Baylor Computer Science Gaming Capstone Team Introduces New Video Game During Demo Event

April 30, 2019
Senior Capstone Gaming Demo

Seniors in Baylor University's department of computer science will debut a video game they developed in the program's gaming capstone course during an open house from 11 a.m. to 1 p.m. Friday, May 3, in Bennett Auditorium in the Draper Academic Building.

ECS Contact: Jill Anderson, School of Engineering and Computer Science, office 254-710-6826, mobile 254-315-6581

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WACO, Texas (April 30, 2019) – Seniors in Baylor University’s department of computer science will debut a video game they developed in the program’s gaming capstone course during an open house from 11 a.m. to 1 p.m. Friday, May 3, in Bennett Auditorium (Room 130) in the Draper Academic Building, 1400 S. Seventh St., on the Baylor campus.

Game demonstrations will take place after the initial presentation, and visitors will have a chance to play the new game. Lunch will be provided.

The department of computer science offers a video game development specialization within the computer science degree program in the School of Engineering and Computer Science. This specialization is designed to provide an understanding of the development and application of interactive digital media technologies. The specialization is offered in cooperation with the department of film and digital media (FDM) and combines media course offerings with technical content to produce graduates with skills that go beyond design and implementation.

This year, students from FDM, art, music and entrepreneurship are working with the computer science students within the gaming capstone course. Graduates of the computer science program who choose the game development specialization are awarded a fully accredited computer science degree with all the associated career and graduate education opportunities.

“I really value the interdisciplinary work that our students do,” said Matthew Fendt, Ph.D., lecturer in computer science, who spearheads the gaming concentration. “If students know how to work on a team and publish a game where they have worked with business, art and music students and have experience with film and digital media students, then they are absolutely prepared for the industry.”

Logan Parmeter, a senior computer science student and member of the capstone team, said art students have helped create art for in-game menus, a bestiary (a collection of actual or mythical animals), cut scenes and other miscellaneous art elements. A music student created the in-game music and an FDM student developed the majority of their 3D assets, including player and enemy models and their accompanying animations.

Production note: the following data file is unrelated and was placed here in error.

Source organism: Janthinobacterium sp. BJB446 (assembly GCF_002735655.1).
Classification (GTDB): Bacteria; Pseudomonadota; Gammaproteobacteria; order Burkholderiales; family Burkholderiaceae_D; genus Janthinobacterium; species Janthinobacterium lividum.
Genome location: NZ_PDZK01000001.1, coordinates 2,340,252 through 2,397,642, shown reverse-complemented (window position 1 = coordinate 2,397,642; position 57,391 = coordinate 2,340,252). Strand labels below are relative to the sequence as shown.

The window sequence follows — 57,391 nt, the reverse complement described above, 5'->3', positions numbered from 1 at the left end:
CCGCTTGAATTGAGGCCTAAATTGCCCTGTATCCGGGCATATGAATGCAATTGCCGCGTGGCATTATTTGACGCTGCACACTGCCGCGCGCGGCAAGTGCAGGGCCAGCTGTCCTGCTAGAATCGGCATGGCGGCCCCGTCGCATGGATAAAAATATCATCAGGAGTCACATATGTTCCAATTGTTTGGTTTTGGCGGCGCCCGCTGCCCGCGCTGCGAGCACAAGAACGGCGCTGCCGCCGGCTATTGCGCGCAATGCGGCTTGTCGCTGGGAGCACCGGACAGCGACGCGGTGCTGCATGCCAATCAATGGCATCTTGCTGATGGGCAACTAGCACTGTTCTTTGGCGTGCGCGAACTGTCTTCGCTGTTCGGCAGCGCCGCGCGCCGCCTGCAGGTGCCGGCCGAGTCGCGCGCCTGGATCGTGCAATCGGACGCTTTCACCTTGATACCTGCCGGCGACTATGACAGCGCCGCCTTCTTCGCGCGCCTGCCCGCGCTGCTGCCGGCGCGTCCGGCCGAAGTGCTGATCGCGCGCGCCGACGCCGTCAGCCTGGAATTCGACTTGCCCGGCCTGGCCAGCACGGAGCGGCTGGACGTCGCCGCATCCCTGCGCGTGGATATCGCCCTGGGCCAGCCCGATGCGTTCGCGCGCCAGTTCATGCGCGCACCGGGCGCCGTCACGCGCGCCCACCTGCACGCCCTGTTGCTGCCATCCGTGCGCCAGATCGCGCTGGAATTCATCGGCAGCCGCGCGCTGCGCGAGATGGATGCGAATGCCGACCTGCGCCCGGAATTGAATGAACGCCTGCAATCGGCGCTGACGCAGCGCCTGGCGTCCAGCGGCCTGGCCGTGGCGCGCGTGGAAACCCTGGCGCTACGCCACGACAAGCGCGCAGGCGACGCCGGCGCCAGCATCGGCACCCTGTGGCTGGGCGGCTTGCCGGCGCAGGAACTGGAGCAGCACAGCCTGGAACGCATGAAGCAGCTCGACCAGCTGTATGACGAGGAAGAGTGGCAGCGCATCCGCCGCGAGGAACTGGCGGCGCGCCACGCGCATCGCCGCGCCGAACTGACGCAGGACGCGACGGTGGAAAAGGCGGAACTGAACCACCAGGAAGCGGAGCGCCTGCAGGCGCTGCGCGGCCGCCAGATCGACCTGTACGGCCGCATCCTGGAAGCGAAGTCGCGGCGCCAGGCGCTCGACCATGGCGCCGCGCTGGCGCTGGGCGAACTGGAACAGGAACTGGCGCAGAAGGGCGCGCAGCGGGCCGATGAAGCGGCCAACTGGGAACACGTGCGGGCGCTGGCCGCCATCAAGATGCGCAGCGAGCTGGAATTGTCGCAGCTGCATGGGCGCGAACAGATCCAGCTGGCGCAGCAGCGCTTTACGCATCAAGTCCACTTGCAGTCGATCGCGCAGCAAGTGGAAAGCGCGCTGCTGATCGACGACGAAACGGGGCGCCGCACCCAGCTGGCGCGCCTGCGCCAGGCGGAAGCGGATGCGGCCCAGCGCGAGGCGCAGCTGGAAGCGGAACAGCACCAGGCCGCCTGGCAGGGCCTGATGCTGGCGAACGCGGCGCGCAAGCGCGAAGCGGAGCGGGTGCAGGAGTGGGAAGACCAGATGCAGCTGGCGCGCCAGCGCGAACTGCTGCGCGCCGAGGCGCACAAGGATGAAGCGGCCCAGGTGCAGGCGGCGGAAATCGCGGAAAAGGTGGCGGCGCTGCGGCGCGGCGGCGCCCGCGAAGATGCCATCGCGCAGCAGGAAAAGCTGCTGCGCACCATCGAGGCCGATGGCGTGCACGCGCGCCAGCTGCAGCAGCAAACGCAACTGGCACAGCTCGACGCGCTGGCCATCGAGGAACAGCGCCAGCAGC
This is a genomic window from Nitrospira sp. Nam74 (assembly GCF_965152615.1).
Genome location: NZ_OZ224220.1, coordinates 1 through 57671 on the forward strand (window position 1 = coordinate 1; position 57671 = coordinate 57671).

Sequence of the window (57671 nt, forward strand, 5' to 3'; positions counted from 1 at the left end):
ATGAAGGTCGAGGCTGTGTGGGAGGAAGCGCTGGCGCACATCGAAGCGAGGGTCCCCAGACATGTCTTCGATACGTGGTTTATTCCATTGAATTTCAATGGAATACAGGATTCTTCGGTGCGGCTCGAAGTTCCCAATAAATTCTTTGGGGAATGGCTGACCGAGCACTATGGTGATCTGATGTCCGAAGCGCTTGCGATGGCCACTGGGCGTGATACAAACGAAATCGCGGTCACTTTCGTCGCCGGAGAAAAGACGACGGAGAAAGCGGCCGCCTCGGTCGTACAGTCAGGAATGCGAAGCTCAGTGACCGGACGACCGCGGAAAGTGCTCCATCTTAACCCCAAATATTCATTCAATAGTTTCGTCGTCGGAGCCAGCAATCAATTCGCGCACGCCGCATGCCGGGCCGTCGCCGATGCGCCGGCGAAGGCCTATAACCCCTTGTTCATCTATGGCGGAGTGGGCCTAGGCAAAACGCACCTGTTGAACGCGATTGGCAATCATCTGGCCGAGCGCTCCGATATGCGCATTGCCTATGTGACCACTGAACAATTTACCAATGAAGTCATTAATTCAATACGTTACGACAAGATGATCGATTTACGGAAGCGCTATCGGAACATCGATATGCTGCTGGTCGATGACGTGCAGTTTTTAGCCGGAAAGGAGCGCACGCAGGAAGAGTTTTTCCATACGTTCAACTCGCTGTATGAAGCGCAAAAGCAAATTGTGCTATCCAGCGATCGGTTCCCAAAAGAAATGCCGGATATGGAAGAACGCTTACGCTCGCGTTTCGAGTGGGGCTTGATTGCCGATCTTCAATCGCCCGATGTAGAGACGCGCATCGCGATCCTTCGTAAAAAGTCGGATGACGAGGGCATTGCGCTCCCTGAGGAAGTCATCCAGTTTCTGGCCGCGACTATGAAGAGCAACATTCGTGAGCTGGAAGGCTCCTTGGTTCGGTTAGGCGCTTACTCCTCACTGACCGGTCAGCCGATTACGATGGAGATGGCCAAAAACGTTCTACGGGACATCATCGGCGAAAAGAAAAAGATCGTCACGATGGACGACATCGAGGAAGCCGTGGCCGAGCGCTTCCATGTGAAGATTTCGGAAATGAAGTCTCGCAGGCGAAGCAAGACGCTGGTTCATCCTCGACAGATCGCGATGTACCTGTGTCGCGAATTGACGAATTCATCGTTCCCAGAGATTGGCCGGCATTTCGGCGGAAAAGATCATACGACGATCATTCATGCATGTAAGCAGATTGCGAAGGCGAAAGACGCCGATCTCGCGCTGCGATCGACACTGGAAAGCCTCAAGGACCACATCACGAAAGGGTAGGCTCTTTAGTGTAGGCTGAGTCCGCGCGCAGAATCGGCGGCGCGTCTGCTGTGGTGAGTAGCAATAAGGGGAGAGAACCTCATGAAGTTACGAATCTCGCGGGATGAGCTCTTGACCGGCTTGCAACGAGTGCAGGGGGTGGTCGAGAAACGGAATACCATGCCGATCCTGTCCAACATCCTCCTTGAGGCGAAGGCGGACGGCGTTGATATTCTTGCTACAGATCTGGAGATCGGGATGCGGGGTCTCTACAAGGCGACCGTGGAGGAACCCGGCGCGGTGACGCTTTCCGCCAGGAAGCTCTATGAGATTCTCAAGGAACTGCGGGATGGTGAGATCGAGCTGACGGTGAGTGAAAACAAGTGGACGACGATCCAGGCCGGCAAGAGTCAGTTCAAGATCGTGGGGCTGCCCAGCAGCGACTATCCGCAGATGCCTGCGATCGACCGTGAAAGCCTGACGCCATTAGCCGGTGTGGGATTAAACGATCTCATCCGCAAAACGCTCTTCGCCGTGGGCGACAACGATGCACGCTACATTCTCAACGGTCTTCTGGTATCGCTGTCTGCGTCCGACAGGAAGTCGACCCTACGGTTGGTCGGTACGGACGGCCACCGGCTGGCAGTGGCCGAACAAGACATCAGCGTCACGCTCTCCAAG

“Honestly, I don't think the game would be where it is without the help of these students,” Parmeter said. “Due to the limited time we have for this project, it would never be able to look and sound as good as it does without their skills.”

Parmeter described the game as “an action-adventure 2D side scroller with 3D assets and gameplay elements similar to those in Metroid and Castlevania.”

“The two players play as either a vampire or a Doctor Strange-like cloak, and they work together to make their way through the level, fighting off enemies, turning off lights and performing other tasks,” she said.


Baylor University is a private Christian University and a nationally ranked research institution. The University provides a vibrant campus community for more than 17,000 students by blending interdisciplinary research with an international reputation for educational excellence and a faculty commitment to teaching and scholarship. Chartered in 1845 by the Republic of Texas through the efforts of Baptist pioneers, Baylor is the oldest continually operating University in Texas. Located in Waco, Baylor welcomes students from all 50 states and more than 90 countries to study a broad range of degrees among its 12 nationally recognized academic divisions.


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